In ‘Blinded by the Light,’ an illuminating look at the power of music
Regardless of race or religion, Bruce Springsteen's music is for the people.
Fifty years from now, if anyone still studies the humanities, perhaps there will be a great debate in the departments of cultural studies over who was the greatest American artist of our turn-of-the-century era. Some may argue for one of our Nobel winners—the late Toni Morrison or Bob Dylan. Others may cheer for that chronic Nobel wannabe, the late Philip Roth. A few cineastes may carry the torch for Martin Scorsese or Spike Lee.
But for my money, the choice for those future academics should be simple. It’s got to be Bruce Springsteen.
For 46 years now, from Greetings from Asbury Park, N.J. (1973) to Western Stars (2019), the Boss has tapped the whole motherlode of American Afro-Celtic musical traditions and told razor-sharp stories of men and women facing the failure of an American Dream they still can’t quite forget. All the while he’s been taking his E Street Band on the road to deliver epic, ebullient, gut-wrenching, sweat-soaked three-hour-plus performances.
As a Catholic convert, I’ve always maintained that the Easter Vigil is the greatest show on Earth. But Bruce Springsteen and the E Street Band run a close second.
British journalist Sarfraz Manzoor is also in the Springsteen camp. He’s on the ground floor of the coming boom in Springsteen studies with his 2007 memoir, Greetings from Bury Park (Vintage), and his screenplay credit for this year’s Blinded by the Light.
That’s where things get interesting. The typical Springsteen devotee is assumed to be a white, working-class guy who connects quite naturally to Springsteen’s class-bound sense of injustice and simultaneous reverence for roots and rebellion. And that’s true of a lot of us. But, as it turns out, that natural connection was just as deep and true in 1987 for a brown-skinned, Muslim, Pakistani-born British teenager in Luton, a small city just north of London.
For Manzoor, whose character in the movie is called Javed Khan, it all began when a Sikh schoolmate slipped him cassettes of Darkness on the Edge of Town and Born in the U.S.A. Judging from the movie, “Dancing in the Dark” hooked him in, but it was the twin anthems “Badlands” and “The Promised Land” that really changed his life.
When Javed straps on his Walkman headphones and hears those songs for the first time, lyrics explode onto the screen around him. Characters break into song and dance midscene in the style of the Bollywood extravaganzas that are all the rage in South Asia. We could be headed for Footloose territory, but here the nemesis is not a cartoonish preacher. It’s the neo-Nazi National Front, a very real gang of skinheads that inflicted terror and violence on nonwhite immigrants in Margaret Thatcher’s Britain.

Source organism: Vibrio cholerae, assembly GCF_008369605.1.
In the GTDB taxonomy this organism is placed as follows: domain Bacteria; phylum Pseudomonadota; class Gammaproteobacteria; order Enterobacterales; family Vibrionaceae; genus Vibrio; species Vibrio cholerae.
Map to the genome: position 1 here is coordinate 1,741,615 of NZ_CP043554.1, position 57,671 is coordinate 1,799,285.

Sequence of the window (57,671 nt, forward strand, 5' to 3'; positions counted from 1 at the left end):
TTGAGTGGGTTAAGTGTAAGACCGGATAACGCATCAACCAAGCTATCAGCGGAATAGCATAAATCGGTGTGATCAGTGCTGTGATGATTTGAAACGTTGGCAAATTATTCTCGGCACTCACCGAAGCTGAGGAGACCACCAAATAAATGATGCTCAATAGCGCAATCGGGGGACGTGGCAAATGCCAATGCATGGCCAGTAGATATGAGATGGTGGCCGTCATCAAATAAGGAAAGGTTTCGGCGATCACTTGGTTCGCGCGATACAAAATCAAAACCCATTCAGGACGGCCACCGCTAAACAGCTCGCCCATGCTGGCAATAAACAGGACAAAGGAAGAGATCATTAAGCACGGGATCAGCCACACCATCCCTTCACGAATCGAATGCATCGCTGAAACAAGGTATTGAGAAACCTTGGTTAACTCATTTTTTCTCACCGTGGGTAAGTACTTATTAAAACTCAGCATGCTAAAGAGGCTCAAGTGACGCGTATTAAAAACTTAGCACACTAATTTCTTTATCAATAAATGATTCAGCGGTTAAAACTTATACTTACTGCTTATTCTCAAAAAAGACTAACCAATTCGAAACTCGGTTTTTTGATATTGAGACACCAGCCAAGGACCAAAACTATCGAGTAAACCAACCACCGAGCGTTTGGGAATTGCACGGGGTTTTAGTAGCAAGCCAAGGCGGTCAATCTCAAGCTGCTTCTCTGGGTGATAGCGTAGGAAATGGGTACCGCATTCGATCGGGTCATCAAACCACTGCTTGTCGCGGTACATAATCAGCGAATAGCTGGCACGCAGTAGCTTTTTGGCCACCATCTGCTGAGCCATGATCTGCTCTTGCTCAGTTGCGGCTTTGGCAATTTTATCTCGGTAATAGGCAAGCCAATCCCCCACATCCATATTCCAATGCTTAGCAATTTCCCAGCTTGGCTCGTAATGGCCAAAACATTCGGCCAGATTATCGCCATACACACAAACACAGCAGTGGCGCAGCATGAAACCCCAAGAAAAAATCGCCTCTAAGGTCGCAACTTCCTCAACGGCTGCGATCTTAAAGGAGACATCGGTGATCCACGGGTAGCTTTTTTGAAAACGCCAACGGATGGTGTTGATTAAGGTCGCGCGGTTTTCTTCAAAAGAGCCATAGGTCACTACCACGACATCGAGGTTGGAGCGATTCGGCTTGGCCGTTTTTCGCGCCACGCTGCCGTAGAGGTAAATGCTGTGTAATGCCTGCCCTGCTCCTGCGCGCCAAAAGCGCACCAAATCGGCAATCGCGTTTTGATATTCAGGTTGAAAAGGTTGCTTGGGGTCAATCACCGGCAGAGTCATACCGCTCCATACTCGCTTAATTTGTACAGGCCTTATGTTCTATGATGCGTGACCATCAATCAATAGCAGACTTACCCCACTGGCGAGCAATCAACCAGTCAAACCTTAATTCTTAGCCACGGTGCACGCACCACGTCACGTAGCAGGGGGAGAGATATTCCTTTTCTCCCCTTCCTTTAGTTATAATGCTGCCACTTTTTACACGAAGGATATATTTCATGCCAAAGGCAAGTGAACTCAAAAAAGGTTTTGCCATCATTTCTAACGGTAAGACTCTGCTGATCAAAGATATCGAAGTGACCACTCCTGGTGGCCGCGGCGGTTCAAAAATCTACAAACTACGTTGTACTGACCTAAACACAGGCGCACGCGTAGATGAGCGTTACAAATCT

Blinded by the Light won’t satisfy anybody’s notions of identity politics, be they right or left. To other Pakistani characters, Javed has no business venerating a white, working-class American. “You think that this man sings for people like us?” they ask. But to the white, working-class National Front thugs, Javed is just another brown boy to be spat at and chased down the street.
In the end, Javed’s connection with Springsteen is mostly about class. Javed and Springsteen both come from people who, in the pecking order of late capitalism, are supposed to work hard, keep their heads down, and never be heard.
Javed’s father, Malik, could almost be Bruce’s late dad, Douglas, with Islam instead of alcohol. They even have the same barrel-chested, stocky physique. Since emigrating from Pakistan, Malik has made a good life for his family working at General Motors’ Vauxhall auto plant. Then, at the end of 1987, he’s laid off in the same round of GM plant closures that hit Flint, Michigan in Michael Moore’s Roger & Me.
From then on, like Springsteen’s dad in one of his songs, Malik “walks these empty rooms looking for something to blame” while his wife takes on extra sewing and the kids get after-school jobs.
While Javed chafes at the strictures of Pakistani and Islamic traditions, he also respects his parents and the struggle they have waged on his behalf. The film communicates that sentiment through the Springsteen song “Independence Day”: “Papa now I know the things you wanted that you could not say. . . . I swear I never meant to take those things away.” And when Javed gets his first recognition as a published writer, it’s for a story about his community’s persecution by the National Front.
By the time you read this, the real Bruce Springsteen will have turned 70. He published his autobiography, Born to Run (Simon & Schuster), three years ago and then spent the next two years on Broadway performing a one-man show (now streaming on Netflix) that blends stories from the book with self-accompanied songs. Around that same time, plans for the production of Blinded by the Light were announced.
As he rolled toward his 70th birthday, Springsteen seemed to be putting a bow on the package of his life’s achievement.
Then, earlier this year, he popped out Western Stars, an ambitious new album of character-driven story songs on which he completely recasts his musical universe into a country-pop soundscape of shimmering strings and soaring pedal steel guitar. Then he announced that he’d written an album’s worth of songs for the E Street Band and that they would be recording and touring next year.
When the band hits the road again, Manzoor, now pushing 50, will probably be there. So will I, and so, no doubt, will some younger versions of us both, looking for their own way to stand up for themselves without leaving their people behind.
Image: Courtesy of Nick Wall